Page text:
Santiago de Compostela is the capital of Galicia in northern Spain, where it’s said the remains of the apostle Saint James are buried at the cathedral. P.E.I.’s Island Walk has no religious significance, but the brochure created to promote it promises to “transport you to an uncomplicated time. To escape the mayhem of modern life. To discover a humbling place — its wildlife, its culture and its people. To come back different.”
As practical as he is philosophical, Guptill wrote a guidebook to the walk in which he claims the loop design is an advantage. Walkers can begin and end anywhere along the route, and they don’t have to transport all their belongings to an end point.
I selected segments 15-16 and 16-17 for a two-day mini-Camino, thinking they would be a good sample of what a walker might expect if they took on the full circuit. These segments are in the middle of the province. The first passes through popular tourist areas known for, among other things, several Anne of Green Gables sites. In contrast, the second segment heads to the coast along the quiet hiking trails and beaches of Prince Edward Island National Park.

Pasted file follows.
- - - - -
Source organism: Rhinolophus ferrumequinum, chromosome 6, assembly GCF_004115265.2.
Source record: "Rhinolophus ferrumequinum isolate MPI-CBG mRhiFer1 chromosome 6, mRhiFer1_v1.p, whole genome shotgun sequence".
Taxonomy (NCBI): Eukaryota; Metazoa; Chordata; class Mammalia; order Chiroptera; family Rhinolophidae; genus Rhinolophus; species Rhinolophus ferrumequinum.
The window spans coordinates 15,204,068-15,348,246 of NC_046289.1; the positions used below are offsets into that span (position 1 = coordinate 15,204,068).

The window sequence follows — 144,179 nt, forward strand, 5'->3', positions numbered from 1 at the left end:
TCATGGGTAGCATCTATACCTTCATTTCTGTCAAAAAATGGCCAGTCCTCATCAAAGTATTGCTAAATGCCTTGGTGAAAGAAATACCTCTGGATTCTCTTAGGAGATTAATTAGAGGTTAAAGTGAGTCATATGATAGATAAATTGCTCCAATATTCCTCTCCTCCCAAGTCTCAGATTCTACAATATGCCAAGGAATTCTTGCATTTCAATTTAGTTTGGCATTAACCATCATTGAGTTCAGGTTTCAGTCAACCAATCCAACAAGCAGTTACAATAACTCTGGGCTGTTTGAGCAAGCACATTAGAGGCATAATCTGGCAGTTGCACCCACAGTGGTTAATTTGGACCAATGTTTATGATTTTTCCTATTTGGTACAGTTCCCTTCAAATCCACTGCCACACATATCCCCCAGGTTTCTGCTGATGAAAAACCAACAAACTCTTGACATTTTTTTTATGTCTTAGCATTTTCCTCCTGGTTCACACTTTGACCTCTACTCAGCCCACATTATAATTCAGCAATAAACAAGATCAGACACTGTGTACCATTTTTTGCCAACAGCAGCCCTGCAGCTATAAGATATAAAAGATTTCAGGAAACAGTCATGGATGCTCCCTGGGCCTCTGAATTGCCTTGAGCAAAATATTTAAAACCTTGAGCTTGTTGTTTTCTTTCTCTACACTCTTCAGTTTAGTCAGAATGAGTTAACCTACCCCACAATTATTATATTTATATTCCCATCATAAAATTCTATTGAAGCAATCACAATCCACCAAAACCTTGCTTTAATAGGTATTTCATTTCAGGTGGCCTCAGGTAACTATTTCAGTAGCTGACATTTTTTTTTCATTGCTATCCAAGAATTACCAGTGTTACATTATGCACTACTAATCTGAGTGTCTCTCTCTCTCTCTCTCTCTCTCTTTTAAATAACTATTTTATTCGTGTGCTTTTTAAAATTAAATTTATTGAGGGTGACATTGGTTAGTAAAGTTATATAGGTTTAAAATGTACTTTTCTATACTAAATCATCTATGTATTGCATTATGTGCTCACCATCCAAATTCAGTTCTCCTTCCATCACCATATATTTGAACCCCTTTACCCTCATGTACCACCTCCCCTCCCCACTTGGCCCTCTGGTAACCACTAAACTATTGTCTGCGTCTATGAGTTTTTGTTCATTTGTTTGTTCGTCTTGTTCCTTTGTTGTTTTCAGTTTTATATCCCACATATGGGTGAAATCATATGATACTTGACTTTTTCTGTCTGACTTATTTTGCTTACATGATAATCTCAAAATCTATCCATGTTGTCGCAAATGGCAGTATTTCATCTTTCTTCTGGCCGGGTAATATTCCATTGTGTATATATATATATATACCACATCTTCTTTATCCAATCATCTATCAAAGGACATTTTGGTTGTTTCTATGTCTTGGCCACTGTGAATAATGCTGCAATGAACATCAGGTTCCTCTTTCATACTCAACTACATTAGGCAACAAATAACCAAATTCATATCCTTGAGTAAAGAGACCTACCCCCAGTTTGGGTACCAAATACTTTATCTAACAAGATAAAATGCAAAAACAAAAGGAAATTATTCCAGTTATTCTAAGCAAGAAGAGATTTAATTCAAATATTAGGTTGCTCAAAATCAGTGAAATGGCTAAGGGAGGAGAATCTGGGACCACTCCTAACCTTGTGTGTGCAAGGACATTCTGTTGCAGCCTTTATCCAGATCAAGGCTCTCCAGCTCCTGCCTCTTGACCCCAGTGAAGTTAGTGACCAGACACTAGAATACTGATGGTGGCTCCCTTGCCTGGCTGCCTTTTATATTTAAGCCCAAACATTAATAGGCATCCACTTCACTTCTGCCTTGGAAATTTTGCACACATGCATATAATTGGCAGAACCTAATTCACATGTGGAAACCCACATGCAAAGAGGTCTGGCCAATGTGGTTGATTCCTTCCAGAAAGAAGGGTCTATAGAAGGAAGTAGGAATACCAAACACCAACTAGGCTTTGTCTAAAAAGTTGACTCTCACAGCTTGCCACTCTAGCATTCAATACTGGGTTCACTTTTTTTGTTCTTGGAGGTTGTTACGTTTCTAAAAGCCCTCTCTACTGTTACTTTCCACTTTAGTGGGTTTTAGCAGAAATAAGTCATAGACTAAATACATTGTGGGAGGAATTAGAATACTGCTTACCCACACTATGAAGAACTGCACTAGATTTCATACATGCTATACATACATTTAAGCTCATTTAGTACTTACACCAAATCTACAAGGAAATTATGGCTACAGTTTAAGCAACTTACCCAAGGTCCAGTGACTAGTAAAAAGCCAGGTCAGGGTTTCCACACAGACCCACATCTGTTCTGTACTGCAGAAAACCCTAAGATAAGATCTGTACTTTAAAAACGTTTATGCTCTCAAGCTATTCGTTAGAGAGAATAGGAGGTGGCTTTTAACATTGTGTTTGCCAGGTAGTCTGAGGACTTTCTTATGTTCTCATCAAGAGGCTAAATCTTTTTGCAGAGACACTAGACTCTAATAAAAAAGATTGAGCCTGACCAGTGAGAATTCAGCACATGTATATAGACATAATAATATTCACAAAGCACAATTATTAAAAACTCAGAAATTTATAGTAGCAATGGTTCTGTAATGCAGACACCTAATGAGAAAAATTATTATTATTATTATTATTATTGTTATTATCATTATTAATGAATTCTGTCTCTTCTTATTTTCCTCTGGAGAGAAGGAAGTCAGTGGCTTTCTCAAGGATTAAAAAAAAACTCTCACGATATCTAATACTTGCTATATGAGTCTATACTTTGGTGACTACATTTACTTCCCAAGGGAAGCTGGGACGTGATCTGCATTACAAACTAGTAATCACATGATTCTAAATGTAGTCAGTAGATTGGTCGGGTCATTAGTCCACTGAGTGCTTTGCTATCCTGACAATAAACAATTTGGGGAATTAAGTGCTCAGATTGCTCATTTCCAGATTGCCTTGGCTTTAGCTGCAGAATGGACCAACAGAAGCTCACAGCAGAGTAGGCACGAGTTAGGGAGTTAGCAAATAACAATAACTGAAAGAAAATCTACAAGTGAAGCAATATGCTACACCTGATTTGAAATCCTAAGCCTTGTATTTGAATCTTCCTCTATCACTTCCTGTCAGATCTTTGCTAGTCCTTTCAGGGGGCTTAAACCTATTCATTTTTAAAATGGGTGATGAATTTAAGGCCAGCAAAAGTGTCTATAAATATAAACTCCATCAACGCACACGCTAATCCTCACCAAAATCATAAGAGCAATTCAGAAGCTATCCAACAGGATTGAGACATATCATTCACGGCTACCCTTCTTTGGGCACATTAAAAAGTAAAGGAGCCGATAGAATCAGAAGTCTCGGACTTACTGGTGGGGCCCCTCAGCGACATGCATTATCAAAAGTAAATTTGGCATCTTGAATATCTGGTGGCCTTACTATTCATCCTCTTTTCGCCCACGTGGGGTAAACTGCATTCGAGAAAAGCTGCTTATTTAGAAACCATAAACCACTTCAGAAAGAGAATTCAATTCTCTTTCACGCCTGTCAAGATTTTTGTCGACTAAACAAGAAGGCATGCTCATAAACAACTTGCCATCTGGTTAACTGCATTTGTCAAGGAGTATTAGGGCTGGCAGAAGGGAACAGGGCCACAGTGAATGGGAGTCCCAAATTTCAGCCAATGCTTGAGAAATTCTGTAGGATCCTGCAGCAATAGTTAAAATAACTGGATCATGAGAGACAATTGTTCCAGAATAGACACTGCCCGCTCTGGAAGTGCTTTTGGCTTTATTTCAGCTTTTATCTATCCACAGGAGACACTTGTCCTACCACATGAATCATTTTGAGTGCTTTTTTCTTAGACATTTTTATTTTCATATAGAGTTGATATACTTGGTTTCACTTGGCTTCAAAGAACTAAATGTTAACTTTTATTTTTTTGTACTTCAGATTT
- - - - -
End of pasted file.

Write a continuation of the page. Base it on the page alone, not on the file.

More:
Half an hour out of Kensington, and some friendly Islanders confirm my growing suspicion — I’m walking in the wrong direction. By the time I return to Kensington, I’ve already walked six kilometres and I’m feeling it, both physically and emotionally. I curse my incompetence. The day is practically a write-off. I come to think of Guptill’s promises of escape as unattainable. What is walking, after all, but a way to get somewhere too slowly?
On the right road at last, settle into a rhythm. Cars and giant farm machinery pass, but traffic is light. Walking between fields of late summer crops — corn, wheat, soybeans — I begin to notice details. Crickets chirp. Caterpillars undulate over gravel. A crow perched on a wire follows my progress. I say hello, but it neither responds nor flies away. I pause to pluck a stock of wheat and weave it into my straw hat.